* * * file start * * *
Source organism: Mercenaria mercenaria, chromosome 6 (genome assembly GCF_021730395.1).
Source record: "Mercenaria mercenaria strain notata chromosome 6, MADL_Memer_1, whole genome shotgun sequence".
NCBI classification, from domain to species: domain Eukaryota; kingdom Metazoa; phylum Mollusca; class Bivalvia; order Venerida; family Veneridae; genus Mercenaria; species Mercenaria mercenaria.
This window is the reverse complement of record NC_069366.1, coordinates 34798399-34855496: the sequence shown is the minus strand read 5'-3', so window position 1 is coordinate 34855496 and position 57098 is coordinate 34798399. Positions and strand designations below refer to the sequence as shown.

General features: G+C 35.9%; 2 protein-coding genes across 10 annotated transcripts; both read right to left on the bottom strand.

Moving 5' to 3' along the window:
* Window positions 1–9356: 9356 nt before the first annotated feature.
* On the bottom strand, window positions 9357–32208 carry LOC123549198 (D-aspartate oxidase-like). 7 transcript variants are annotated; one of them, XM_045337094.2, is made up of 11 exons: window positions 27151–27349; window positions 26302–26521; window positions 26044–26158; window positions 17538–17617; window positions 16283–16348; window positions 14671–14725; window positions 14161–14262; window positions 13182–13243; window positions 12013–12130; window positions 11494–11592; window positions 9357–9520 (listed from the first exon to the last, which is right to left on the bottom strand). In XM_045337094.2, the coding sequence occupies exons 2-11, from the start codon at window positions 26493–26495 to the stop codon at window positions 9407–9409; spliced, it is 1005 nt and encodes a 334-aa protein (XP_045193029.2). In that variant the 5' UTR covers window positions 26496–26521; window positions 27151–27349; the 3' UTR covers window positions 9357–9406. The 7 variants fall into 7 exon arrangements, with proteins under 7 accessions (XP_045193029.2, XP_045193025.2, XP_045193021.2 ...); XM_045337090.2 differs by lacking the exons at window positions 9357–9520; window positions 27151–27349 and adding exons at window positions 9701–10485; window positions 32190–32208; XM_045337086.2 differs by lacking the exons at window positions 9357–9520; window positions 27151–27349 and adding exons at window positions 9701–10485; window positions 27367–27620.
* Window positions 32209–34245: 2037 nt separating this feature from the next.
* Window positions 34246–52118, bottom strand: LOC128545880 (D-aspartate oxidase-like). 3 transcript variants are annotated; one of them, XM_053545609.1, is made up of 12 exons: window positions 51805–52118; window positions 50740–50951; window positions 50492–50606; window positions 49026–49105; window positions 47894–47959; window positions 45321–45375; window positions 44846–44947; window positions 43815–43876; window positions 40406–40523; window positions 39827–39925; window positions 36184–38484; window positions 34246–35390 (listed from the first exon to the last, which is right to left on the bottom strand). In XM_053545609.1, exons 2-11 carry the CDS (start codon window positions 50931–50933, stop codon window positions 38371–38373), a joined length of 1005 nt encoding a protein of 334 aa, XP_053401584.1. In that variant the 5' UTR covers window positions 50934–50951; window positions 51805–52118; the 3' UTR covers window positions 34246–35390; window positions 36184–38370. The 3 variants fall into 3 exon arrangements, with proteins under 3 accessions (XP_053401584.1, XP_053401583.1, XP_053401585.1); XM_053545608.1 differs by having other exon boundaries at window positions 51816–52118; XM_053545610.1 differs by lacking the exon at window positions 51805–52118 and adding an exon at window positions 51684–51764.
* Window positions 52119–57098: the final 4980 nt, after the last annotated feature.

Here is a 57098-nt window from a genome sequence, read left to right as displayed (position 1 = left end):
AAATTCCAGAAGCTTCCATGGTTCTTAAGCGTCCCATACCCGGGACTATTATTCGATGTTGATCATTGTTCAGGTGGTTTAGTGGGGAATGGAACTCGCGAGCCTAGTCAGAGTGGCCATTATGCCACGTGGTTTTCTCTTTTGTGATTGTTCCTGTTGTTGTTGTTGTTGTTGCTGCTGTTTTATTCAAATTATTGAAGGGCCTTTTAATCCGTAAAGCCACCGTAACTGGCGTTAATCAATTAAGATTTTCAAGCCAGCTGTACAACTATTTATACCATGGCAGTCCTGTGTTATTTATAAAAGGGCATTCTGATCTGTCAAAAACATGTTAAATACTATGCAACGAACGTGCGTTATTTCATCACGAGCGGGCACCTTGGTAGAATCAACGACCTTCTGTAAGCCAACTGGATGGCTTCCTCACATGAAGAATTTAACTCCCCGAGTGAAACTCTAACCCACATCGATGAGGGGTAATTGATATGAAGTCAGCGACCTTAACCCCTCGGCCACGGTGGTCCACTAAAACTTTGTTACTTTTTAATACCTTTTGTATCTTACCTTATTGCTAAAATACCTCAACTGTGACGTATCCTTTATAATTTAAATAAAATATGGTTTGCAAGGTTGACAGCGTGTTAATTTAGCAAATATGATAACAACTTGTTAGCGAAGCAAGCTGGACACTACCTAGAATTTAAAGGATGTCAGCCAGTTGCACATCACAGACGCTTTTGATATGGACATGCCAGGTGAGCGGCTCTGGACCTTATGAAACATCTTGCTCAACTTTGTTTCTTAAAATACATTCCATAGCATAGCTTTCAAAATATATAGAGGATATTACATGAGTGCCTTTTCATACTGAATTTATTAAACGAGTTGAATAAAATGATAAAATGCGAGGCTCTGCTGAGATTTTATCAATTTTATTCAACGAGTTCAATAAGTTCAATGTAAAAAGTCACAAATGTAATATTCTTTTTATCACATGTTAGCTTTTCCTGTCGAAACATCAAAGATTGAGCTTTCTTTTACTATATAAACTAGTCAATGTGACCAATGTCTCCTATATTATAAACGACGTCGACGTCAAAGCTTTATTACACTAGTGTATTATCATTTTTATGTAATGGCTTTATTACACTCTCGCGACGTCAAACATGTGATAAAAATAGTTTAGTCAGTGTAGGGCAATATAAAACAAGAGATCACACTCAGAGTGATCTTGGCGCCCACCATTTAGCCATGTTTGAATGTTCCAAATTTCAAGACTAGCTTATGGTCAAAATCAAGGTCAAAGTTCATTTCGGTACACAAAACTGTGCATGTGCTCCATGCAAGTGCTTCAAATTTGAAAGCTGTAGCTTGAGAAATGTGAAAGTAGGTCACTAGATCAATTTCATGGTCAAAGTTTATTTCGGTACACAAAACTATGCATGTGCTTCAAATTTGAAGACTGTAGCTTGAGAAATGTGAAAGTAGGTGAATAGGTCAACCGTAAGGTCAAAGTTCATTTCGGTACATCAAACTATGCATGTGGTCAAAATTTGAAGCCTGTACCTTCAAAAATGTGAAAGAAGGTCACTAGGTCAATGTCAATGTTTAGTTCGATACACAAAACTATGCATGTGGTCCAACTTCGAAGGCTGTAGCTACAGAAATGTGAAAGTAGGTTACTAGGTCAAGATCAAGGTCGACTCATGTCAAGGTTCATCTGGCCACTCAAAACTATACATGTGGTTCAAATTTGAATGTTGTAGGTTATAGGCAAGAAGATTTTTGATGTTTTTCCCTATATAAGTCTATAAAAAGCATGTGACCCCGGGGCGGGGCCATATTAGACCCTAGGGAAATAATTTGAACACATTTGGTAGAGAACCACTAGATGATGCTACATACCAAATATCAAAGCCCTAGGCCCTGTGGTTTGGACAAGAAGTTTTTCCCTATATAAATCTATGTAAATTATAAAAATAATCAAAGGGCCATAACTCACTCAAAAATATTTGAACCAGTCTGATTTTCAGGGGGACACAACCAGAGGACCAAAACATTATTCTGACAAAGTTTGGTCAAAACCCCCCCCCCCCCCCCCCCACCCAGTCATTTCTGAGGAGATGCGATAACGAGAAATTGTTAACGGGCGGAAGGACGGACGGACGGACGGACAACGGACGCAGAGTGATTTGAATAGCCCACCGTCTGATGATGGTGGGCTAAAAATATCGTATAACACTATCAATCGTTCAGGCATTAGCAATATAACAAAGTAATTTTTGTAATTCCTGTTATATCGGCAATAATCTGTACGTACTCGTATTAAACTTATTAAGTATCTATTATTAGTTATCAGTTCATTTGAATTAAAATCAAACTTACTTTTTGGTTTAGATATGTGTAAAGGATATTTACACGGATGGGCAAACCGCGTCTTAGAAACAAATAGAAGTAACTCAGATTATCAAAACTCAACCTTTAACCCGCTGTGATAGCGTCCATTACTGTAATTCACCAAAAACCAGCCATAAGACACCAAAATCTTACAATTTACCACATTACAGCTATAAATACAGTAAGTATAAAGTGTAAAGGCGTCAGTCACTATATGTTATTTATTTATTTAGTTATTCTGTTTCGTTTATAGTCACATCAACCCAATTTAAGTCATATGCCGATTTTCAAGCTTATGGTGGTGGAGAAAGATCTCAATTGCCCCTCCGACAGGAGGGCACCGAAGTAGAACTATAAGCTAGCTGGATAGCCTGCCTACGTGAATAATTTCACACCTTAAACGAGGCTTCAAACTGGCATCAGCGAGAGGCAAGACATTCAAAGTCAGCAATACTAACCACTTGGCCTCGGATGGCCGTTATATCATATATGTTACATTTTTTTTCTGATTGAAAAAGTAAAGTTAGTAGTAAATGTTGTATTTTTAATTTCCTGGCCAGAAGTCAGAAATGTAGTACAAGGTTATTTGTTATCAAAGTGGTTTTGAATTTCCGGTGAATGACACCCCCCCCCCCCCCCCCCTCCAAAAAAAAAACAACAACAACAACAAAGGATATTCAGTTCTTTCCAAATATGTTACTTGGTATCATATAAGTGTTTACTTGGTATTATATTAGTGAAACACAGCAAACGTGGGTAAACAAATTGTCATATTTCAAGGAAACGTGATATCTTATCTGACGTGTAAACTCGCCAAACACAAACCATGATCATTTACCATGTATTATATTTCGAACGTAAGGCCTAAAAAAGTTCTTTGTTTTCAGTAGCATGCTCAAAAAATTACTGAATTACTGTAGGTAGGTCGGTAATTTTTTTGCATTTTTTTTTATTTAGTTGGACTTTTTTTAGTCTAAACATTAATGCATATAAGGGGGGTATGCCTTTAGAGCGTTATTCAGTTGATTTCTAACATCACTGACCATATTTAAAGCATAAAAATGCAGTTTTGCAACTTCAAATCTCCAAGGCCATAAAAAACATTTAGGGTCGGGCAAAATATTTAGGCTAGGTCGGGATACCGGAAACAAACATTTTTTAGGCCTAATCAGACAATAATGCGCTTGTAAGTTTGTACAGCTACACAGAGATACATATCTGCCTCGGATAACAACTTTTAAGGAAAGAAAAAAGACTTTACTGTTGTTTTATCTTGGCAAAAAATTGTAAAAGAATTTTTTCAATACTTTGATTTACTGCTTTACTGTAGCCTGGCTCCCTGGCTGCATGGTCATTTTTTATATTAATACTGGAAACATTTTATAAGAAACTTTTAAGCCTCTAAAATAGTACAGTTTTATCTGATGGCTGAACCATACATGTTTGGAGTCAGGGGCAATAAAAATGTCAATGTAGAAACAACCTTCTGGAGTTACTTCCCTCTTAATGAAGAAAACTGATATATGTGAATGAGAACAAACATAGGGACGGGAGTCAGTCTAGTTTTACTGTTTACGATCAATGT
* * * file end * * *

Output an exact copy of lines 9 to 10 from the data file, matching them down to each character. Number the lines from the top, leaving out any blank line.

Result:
* Window positions 32209–34245: 2037 nt separating this feature from the next.
* Window positions 34246–52118, bottom strand: LOC128545880 (D-aspartate oxidase-like). 3 transcript variants are annotated; one of them, XM_053545609.1, is made up of 12 exons: window positions 51805–52118; window positions 50740–50951; window positions 50492–50606; window positions 49026–49105; window positions 47894–47959; window positions 45321–45375; window positions 44846–44947; window positions 43815–43876; window positions 40406–40523; window positions 39827–39925; window positions 36184–38484; window positions 34246–35390 (listed from the first exon to the last, which is right to left on the bottom strand). In XM_053545609.1, exons 2-11 carry the CDS (start codon window positions 50931–50933, stop codon window positions 38371–38373), a joined length of 1005 nt encoding a protein of 334 aa, XP_053401584.1. In that variant the 5' UTR covers window positions 50934–50951; window positions 51805–52118; the 3' UTR covers window positions 34246–35390; window positions 36184–38370. The 3 variants fall into 3 exon arrangements, with proteins under 3 accessions (XP_053401584.1, XP_053401583.1, XP_053401585.1); XM_053545608.1 differs by having other exon boundaries at window positions 51816–52118; XM_053545610.1 differs by lacking the exon at window positions 51805–52118 and adding an exon at window positions 51684–51764.